At 12:30 Saturday afternoon the head of the U.S. Strategic Arms Limitation Talks delegation. Ambassador Ralph T. Earle met for 90 minutes with Deputy Foreign Minister Valdimir Semenov, chief of Soviet Union's SALT delegation, at the U.S. mission.

It was the ninth session of the week for Earle, Semenov or their delegation members, a clear sign of the stepped-up pace of the SALT treaty negotiations. There have been weeks in the past with only one or two sessions, and even in those past positions were merely restated.

A new SALT agreement would pick up where the 1972 SALT I treaty began and build on the principles established at the 1974 Vladivostok meeting between former President Ford and Soviet President Leonid Brezhnev.

While most public attention generally focuses on statements of the national leaders, it is the complex but seldom publicized work of the negotiating teams in Geneva that actually bring diplomatic efforts such as the SALT treaties into being.

Focus of the Geneva activities is the joint SALT draft text. As of today it is 52 pages long. It consists of the proposed treaty, a protocol itemizing areas where final treaty action is delayed, and a joint statement outlining principles for future SALT III negotiations.

Where the two parties disagree, both sides' versions are printed. In the English-language version, the U.S. position is printed first; in the Russian version, the Soviet view comes first.

The task before the delegations these days is to simplify the language so that all that remains are purely political disagreements. There would be settled under present plans at one final summit meeting between President Carter and Brezhnev.

Within the delegation the conservative estimate is that up to two more months may be needed to reach a point where the joint test is ready for a possible summit. Other sources say discussions here could be concluded in four weeks.

It is a long arduous task where each word is debated not just in one language, but in two. Because the only public annoncement abot the negotiations here is the single-sentence prss release when a formal session is held, little is known of actual negotiating procedure.

Last week, to give some hint of the process, there were two formal sesions where Earle and Semenov as delegation leaders, made formal 30-minute presentations on a particular issue. The delegations then broke for coffee or tea and split into informal one-on-one discussion groups where no records are kept.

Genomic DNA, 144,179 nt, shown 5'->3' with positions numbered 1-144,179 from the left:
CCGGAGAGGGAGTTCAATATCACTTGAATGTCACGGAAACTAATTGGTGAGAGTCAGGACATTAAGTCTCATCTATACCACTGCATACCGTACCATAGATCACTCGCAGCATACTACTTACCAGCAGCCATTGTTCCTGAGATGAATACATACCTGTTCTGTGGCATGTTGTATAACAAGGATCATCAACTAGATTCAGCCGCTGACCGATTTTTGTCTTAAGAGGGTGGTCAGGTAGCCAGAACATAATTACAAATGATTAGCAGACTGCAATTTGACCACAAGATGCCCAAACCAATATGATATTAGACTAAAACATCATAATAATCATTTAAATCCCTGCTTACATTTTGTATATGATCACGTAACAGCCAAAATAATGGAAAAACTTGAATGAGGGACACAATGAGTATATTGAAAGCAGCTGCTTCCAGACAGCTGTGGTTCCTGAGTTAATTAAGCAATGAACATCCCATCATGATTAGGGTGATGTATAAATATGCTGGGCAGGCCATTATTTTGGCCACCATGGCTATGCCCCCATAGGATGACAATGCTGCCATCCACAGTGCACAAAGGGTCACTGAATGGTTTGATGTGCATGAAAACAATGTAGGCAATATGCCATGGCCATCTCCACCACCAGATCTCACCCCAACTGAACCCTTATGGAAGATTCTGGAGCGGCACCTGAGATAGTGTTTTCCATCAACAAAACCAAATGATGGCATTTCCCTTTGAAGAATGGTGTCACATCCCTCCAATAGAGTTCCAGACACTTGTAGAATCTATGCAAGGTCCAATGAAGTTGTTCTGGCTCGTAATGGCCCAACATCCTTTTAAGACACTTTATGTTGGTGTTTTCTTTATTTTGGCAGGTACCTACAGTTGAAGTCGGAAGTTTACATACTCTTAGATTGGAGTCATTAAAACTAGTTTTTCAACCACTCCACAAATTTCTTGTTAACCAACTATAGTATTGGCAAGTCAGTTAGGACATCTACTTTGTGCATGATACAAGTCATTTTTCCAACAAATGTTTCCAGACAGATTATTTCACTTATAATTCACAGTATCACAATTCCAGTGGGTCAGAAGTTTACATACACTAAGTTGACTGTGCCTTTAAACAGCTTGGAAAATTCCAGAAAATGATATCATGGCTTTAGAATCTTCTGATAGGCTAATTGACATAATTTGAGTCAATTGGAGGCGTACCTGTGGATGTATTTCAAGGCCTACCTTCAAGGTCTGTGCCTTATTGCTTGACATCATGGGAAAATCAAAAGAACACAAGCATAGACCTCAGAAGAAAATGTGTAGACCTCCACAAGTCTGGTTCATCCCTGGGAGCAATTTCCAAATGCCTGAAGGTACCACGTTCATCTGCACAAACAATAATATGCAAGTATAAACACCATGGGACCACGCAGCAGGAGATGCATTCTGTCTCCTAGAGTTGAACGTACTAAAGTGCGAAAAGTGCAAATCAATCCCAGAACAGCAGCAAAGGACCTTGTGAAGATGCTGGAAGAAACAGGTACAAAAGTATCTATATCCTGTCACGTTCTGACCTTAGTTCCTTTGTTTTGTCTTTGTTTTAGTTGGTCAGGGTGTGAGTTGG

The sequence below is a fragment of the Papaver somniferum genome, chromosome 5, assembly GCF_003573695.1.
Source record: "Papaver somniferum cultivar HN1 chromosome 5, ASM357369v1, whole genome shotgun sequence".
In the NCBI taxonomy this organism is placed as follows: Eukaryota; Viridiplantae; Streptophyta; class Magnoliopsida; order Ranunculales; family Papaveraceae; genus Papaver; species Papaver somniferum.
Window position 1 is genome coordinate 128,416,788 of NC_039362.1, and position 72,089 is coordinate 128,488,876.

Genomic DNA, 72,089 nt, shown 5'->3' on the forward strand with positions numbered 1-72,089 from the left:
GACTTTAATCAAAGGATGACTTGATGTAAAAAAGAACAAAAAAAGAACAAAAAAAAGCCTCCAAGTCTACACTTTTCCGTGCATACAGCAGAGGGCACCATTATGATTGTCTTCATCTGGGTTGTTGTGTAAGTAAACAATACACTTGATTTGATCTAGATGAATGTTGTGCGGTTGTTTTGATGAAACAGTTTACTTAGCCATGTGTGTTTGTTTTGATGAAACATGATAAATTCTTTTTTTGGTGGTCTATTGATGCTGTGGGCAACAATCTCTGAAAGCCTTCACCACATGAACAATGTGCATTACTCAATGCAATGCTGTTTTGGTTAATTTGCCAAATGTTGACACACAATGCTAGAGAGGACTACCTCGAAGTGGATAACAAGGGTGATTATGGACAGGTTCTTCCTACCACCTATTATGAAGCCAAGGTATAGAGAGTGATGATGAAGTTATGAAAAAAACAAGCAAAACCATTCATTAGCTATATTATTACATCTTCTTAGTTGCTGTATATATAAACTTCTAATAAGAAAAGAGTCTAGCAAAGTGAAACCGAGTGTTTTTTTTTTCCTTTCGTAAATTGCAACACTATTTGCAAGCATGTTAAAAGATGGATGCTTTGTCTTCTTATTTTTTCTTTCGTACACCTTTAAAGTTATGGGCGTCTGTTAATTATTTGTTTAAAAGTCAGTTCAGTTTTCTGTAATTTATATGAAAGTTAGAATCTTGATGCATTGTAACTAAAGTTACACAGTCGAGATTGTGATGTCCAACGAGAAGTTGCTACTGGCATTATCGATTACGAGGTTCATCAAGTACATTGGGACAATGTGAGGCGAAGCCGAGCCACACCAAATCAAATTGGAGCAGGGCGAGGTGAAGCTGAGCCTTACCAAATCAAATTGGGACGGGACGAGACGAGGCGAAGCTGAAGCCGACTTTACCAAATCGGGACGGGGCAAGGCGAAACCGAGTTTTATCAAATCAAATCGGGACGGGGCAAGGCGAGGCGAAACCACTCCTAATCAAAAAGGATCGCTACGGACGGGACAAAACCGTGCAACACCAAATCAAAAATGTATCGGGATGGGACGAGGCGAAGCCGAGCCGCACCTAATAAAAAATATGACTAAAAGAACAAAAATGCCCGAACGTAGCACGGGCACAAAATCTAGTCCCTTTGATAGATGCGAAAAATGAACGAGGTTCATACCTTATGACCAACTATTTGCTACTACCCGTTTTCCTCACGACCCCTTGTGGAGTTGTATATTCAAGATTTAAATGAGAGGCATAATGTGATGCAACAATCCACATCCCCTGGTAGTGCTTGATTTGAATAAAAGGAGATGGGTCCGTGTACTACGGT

The later sessions, called "bilaterals," give each side the opportunity to ask questions about what has been presented or to pursue other possible courses for negotiation.

These sessions, U.S. delegation members say, provide the best chance to see where the Soviets may be willing to change a position or are seeking clarification of something the United States may be offering.

Also last week, there were three sessions of the drafting committee - the U.S. Soviet group that puts together, the actual language of the joint text.

Last Friday, a session of the drafting committee tried to find a way to express an idea about missiles as exactly in Russian as it was continued in the English version of the draft treaty.

Wednesday the heads of delegation met for three hours and on Thursday night, and Semenov dined together with wives and conducted a hit of between the social conversation.

On Friday, the scientitic members of the two delegations met together for an informal question and answer session and an unexpected request by Semenov to meet Earle on Saturday ended the week.

The process follows diplomatic protocol that has been followed for years. The site of each meeting rotates between the U.S. and the Sovie missions.

Although both sides are under formal instructions and the meetings are highly structured the character and personalities of the delegation members themselves play a key roll.

Semenov, 70, has run the Soviet delegation since SALT first began. Schooled in the formalities of old diplomacy, he rarely makes a statement at formal or informal sessions without first consuiting his prepared notes.

Earle, at 50, exhibits a more relaxed style. At Saturday's surprise session, he met Semenov in sportshirt and jecket, while the Soviet was carefully dressed in a dark business suit.

Semenov rarely will reply to a statement made in a formal session, particularly if it deals with weapons. Earle, a former Defense Department official, understands the subject matter and occasionally will break the formality of the session with an impromptu response.

The other members of the U.S. delegation often have their own approaches and in some cases their own principals back in Washington. They include: Lt. Gen. Edward T. Rowny, an Army man, who represents the Joint Chiefs of Staff. An outspoken critic of haste in negotiations with the Soviets, he fears the United States too often trades away its backup positions, allowing the Soviets to outwait the American negotiators.

Gerald Johnson represets Defense Secretary Harold Brown and is the scientist on the delegation. A former associate director of Livermore Laboratories, his career was spent directing tests of nuclear weapons. Johnson seldom consults Brown who, he says, named him as a "representative of the U.S. government" without specific instructions to press for a Defense Department position.

Frank Perez, a career minister in the Foreign serves as the delegation's chairman for the drafting Service, represents the State Department and Service, represents the State Department and serves committed.

There is also a team of experts and special advisors, some from the CIA. They keep the delegation abreast of the latest information in Soviet, weaponry so that the proposed treaty language covers all the weapons and detection possibilities known to the United States.

They also supply the delegation with information on political events within the Soviet Union that could have impact on negotiating positions.